Recently a Microsoft director mentioned that MS Office 2007 will get native ODF support with the next Service Pack. Additionally, future versions of Office will also support ODF. While this is exciting news, at the same time Microsoft acts just like it was used to do in Romania.
Microsoft’s director of corporate standards, Jason Matusow, mentioned in a recent interview with BetaNews that ODF support will be included with the next Service Pack for Microsoft Office 2007. Additionally, future versions of Microsoft Office will be shipped with ODF support right from the beginning. The support will be that strong that ODF can even be used as the standard format within Microsoft Office. The same is true for PDF support, btw.. Previous to that announcement Microsoft provided ODF support only in form of a 3rd party plugin which had to be installed manually.
While this is very good news for the ODF supporters and might give the formal a real boost in the near future, the question is how honest this announcement is. The European Union is one of the most important and most pressing factors behind many of Microsoft recent decisions to become more open. They do have quite a lot of experience with Microsoft regarding such statements – and they are usually very reserved regarding such announcements. With this announcement the EU just stated that they are generally welcome any effort towards any further interoperability, and that they will test if it really leads there.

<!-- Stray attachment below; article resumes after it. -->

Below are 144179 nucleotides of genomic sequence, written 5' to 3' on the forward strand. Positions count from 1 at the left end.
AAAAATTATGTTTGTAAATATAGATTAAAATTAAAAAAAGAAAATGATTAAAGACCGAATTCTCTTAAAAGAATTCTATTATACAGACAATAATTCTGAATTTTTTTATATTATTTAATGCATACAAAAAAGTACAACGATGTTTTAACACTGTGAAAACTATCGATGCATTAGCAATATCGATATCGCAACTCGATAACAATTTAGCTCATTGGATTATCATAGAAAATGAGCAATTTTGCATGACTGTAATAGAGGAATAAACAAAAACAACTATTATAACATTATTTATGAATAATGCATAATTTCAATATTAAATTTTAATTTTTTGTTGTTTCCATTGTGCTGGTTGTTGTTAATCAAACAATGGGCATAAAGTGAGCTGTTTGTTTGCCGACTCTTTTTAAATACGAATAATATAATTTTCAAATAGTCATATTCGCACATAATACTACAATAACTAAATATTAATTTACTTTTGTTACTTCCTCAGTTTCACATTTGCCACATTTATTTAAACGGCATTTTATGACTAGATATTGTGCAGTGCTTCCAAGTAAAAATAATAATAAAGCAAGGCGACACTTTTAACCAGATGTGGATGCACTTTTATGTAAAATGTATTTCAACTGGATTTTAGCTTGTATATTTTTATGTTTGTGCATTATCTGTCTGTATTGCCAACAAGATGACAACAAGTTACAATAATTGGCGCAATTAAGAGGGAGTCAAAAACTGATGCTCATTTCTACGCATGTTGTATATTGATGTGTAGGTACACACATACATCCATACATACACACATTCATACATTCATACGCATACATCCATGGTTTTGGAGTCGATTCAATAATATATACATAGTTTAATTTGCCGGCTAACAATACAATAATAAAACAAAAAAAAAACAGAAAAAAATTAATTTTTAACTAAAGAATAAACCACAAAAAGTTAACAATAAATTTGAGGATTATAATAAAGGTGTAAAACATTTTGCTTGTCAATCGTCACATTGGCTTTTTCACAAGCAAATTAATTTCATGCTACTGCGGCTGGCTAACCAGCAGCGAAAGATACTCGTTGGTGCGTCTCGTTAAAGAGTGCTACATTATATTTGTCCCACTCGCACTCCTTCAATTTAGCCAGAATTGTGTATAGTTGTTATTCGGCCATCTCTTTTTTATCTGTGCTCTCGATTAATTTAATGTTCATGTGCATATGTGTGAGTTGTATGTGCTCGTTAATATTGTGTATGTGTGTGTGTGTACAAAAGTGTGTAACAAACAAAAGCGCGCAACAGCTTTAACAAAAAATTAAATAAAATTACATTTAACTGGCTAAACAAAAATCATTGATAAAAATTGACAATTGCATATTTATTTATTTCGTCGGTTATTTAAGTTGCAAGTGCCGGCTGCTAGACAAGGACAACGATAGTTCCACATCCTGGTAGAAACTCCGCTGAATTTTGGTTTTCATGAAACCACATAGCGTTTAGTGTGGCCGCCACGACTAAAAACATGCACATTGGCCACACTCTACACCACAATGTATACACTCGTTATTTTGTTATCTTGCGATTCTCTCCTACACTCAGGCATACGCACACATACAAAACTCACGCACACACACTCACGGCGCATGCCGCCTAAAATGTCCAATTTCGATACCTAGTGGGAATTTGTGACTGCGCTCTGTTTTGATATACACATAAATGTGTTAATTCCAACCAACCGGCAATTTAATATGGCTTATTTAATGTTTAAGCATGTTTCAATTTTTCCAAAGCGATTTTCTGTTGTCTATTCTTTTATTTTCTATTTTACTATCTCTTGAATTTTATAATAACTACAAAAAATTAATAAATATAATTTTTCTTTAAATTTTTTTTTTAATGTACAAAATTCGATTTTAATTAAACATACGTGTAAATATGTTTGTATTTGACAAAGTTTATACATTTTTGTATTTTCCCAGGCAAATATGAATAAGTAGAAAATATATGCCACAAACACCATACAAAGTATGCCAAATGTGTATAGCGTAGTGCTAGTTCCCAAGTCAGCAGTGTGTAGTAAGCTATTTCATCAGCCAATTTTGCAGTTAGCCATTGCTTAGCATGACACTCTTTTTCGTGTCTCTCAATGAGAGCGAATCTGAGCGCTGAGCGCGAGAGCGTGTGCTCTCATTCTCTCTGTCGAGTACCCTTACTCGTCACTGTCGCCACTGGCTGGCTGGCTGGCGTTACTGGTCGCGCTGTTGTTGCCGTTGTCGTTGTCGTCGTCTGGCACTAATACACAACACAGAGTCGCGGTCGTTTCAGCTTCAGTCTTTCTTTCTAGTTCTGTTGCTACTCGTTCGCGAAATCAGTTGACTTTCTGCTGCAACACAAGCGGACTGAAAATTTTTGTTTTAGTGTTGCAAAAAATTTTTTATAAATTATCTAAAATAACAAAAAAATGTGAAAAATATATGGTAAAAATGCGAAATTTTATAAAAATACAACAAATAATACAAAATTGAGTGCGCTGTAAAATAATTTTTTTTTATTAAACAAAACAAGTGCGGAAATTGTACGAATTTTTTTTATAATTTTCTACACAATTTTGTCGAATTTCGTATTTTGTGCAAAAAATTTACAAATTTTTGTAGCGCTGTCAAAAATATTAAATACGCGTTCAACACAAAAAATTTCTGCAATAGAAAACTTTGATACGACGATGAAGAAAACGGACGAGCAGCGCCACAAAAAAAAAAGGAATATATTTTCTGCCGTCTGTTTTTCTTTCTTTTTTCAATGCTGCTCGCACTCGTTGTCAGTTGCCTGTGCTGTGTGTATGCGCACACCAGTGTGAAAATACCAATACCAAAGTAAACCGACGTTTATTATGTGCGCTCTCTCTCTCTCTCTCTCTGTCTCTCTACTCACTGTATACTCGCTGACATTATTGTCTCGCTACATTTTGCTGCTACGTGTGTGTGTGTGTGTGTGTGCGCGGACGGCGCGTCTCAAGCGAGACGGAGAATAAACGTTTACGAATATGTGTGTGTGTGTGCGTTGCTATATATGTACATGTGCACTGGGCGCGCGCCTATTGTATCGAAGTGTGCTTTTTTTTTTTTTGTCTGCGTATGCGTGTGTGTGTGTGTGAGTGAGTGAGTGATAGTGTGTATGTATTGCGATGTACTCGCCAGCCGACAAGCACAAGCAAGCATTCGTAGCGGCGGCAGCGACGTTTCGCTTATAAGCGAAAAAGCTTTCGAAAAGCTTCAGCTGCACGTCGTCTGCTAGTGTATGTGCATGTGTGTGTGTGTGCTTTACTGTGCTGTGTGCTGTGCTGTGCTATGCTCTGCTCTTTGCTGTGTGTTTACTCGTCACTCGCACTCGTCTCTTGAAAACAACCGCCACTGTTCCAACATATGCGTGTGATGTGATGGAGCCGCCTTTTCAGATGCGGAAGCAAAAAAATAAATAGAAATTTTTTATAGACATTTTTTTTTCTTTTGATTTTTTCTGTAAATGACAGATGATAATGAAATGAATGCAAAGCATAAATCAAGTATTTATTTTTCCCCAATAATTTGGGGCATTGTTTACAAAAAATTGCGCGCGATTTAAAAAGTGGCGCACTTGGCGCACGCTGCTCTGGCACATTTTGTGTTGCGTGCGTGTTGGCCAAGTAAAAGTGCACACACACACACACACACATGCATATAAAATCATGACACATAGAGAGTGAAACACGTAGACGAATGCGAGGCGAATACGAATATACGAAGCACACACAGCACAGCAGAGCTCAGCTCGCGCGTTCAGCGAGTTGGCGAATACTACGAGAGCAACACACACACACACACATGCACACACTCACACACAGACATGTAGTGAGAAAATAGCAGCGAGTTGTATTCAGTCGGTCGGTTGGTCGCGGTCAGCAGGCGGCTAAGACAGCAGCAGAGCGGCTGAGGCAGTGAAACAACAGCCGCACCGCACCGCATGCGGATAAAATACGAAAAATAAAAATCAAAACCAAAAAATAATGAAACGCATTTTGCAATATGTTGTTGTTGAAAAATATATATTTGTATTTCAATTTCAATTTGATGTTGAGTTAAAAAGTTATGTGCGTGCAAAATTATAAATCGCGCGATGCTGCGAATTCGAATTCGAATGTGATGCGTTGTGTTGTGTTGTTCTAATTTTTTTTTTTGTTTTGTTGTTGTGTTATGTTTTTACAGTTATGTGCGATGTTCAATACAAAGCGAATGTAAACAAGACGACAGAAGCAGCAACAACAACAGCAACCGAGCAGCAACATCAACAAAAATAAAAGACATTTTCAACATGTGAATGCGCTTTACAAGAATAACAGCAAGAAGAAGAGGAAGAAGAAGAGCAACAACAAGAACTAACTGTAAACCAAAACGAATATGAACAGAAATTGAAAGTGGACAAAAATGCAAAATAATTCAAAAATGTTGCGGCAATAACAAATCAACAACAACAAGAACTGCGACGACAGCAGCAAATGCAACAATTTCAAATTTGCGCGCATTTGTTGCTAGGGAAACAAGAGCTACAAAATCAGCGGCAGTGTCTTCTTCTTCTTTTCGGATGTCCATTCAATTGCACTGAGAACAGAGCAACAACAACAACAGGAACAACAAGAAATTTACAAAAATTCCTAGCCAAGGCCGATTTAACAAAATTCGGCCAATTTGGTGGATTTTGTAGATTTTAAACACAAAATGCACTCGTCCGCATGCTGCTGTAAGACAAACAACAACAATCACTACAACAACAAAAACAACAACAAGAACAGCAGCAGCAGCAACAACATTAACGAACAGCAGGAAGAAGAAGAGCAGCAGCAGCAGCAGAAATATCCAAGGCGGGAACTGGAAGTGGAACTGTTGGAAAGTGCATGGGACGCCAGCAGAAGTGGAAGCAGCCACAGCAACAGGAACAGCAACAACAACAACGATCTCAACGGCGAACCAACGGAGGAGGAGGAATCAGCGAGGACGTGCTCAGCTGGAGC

While Microsoft tries to be more open regarding Office software formats there are again signs of the old Microsoft. A recent example is an educational software presentation event held in Cluj (Romania). According to a blog post Microsoft used its market force and the fact that they are a co-sponsor to prohibit a presentation about Free Software because it would be “unfair”.
Unfortunately the university seems to boil down to the pressure – although the university is the main sponsor of the event, which is generally about educational software and not only about Microsoft’s software. And the fact that Microsoft now says others are unfair somehow turns the world upside down, given that Microsoft in the past much too often used illegal methods for which they were sentenced several times.
There are many people out there hoping that Microsoft indeed turns into a “good” player (which means nothing more or less than using only legal tricks), but even if that is true the process will take quite some time – and that parts of the old Microsoft will stay active until the entire corporation has finished the transformation.